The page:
What SB184 means to you: Part IV – Transportation of Unloaded Firearms

By Jim Irvine

SB184 is 75 pages. It will go into effect on September 09, 2008. This is part of a series of articles looking at specific sections of the bill and how it will affect you. Keep in mind that I am not an attorney and this does not constitute legal advice. Concealed carry license holders are required to read the Attorney General guide. I highly recommend “The Ohio Guide to Firearms Laws” by Ken Hanson, Esq. (NOW AVAILABLE: Update for SB184).

Most gun owners think they understand the laws about transporting guns in cars, until they find their explanation of how they complied with one section of the law was actually an admission that they violated a different section of law. Guilty as charged.

We documented the problem with our unloaded transportation “white paper” which concluded:

Action Needed: The Ohio General Assembly needs to fix the unintended change made by H.B. 12. Legislation should be passed, as soon as possible, restoring the ability of gun owners living in, or traveling in, Ohio to transport unloaded handguns. Further, the General Assembly should take this same opportunity to correct 25 years of bad case law by providing that only one statute, R.C. § 2923.16, controls the transportation of unloaded firearms in motor vehicles, and by further providing for a concrete, reliable method, not open to interpretation and including definitions, to transport unloaded firearms with a statutory “safe harbor” provision.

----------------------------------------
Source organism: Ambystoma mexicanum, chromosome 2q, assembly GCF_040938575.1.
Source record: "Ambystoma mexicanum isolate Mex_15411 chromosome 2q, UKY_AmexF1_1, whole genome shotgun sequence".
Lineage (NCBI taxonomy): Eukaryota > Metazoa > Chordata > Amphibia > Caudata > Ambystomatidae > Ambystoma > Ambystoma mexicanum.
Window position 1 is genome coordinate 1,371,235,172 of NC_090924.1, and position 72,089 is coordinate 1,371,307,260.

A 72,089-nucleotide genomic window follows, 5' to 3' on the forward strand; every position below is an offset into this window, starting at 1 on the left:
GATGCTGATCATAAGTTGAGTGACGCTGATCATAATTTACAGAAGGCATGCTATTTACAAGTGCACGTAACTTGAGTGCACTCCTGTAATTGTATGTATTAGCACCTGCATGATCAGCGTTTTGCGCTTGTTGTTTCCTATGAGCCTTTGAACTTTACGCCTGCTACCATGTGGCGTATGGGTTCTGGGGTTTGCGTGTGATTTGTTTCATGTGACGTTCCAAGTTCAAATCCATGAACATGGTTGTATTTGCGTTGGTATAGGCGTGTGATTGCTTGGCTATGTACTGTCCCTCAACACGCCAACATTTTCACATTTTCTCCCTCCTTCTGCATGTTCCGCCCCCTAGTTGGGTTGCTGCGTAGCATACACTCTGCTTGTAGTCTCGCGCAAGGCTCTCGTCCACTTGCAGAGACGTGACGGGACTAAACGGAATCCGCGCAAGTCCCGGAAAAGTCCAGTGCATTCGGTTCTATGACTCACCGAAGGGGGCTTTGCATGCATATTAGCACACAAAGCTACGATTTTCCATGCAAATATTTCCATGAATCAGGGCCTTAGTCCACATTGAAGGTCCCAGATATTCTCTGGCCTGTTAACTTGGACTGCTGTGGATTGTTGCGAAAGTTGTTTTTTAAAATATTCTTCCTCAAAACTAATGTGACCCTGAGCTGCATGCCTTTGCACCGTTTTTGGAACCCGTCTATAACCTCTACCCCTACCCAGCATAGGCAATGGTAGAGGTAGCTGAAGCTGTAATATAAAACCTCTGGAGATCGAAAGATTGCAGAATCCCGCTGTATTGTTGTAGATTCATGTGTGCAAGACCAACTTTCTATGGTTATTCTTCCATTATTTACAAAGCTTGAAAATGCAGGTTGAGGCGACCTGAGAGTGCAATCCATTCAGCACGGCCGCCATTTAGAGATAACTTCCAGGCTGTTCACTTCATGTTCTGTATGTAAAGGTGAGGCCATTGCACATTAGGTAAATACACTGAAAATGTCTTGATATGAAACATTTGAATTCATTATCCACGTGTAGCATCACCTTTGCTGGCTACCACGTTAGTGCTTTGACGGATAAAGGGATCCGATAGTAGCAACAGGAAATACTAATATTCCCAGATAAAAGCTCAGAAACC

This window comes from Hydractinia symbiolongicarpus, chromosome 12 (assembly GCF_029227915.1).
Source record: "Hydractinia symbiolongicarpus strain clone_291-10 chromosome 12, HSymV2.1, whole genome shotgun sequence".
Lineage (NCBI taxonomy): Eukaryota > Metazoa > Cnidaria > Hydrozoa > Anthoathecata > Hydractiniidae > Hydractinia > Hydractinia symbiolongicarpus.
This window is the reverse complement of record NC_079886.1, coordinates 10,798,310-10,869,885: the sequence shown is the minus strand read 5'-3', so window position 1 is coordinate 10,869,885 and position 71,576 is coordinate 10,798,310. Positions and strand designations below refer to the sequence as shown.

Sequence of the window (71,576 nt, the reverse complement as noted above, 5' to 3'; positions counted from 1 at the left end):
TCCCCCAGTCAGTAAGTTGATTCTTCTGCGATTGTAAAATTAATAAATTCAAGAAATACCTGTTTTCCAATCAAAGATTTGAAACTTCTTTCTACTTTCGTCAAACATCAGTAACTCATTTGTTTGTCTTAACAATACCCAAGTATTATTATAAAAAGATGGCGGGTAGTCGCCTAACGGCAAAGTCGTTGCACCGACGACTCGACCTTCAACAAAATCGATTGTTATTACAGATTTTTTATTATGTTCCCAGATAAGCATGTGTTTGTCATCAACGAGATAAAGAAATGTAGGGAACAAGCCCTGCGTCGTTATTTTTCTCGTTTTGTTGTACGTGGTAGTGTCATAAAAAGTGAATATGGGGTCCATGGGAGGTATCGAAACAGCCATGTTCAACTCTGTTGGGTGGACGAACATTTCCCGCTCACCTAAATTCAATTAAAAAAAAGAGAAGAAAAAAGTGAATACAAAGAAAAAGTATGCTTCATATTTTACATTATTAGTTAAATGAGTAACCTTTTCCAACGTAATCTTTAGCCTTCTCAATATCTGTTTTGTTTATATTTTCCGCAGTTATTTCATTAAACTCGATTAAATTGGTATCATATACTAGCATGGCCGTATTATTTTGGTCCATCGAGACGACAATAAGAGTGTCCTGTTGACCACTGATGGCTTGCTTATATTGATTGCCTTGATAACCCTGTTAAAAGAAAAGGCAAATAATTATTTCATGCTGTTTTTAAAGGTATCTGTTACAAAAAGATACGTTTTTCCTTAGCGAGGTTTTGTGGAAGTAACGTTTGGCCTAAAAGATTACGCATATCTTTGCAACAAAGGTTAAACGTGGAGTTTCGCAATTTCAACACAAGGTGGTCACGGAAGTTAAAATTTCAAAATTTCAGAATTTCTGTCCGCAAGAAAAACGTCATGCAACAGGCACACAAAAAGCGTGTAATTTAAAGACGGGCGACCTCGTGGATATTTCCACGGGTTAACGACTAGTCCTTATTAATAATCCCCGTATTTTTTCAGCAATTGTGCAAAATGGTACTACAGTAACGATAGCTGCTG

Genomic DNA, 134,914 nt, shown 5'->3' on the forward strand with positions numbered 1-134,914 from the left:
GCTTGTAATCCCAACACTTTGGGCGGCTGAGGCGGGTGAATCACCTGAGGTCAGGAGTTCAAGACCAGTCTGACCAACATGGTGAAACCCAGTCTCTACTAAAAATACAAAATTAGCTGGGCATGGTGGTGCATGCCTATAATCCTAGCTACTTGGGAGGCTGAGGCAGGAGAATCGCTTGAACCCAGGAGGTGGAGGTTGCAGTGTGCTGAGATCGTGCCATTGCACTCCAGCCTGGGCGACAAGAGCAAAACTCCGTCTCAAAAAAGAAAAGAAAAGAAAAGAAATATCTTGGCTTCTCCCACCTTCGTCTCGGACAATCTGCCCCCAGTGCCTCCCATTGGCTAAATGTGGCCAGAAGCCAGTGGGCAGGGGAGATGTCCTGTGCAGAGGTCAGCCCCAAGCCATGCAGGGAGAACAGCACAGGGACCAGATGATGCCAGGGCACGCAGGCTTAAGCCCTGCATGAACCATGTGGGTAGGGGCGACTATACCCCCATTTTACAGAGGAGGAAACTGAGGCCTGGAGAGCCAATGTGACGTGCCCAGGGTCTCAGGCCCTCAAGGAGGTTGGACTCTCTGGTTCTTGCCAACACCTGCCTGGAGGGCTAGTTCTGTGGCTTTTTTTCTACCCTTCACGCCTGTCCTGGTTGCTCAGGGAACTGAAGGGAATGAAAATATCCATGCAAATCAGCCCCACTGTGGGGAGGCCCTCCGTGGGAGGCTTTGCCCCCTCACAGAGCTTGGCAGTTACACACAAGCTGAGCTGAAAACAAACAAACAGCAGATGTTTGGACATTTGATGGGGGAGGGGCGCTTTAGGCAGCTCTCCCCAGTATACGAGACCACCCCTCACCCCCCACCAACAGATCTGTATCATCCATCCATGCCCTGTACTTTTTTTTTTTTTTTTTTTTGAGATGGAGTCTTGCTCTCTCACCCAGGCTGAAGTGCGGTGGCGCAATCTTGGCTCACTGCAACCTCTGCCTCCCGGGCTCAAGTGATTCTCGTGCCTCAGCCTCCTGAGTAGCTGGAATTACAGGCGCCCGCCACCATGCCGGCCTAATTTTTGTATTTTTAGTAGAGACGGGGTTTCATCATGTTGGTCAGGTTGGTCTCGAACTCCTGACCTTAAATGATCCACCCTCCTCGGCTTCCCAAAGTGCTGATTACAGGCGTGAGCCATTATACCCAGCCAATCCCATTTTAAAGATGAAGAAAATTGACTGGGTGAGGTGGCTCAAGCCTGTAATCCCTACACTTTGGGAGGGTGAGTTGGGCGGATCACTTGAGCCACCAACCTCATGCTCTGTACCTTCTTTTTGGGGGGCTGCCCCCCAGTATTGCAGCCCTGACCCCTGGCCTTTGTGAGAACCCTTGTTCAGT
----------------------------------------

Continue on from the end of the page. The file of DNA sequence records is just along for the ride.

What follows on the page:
You helped us take our case to the legislature by sending emails through our Write to Legislators system and making countless phone calls and personal contacts with your legislators. They listened.

2923.12 will no longer be used to prosecute transportation of firearms that are not on your person in a vehicle.

The applicable section will be 2923.16.

Sec 2923.12 (C)(1) This section does not apply to any of the following:

(c) A person's transportation or storage of a firearm, other than a firearm
described in divisions (G) to (M) of section 2923.11 of the Revised Code, in
a motor vehicle for any lawful purpose if the firearm is not on the actor's
person;

Clear guidance is given for legal transport of firearms by persons without a CHL. The unloaded firearm must be carried in one of the following ways:

Sec 2923.16 (C)
(1) In a closed package, box, or case;
(2) In a compartment that can be reached only by leaving the vehicle;
(3) In plain sight and secured in a rack or holder made for the purpose;
(4) In If the firearm is at least twenty-four inches in overall length as measured from the muzzle to the part of the stock furthest from the muzzle and if the barrel is at least eighteen inches in length, either in plain sight with the action open or the weapon stripped, or, if the firearm is of a type on which the action will not stay open or which cannot easily be stripped, in plain sight.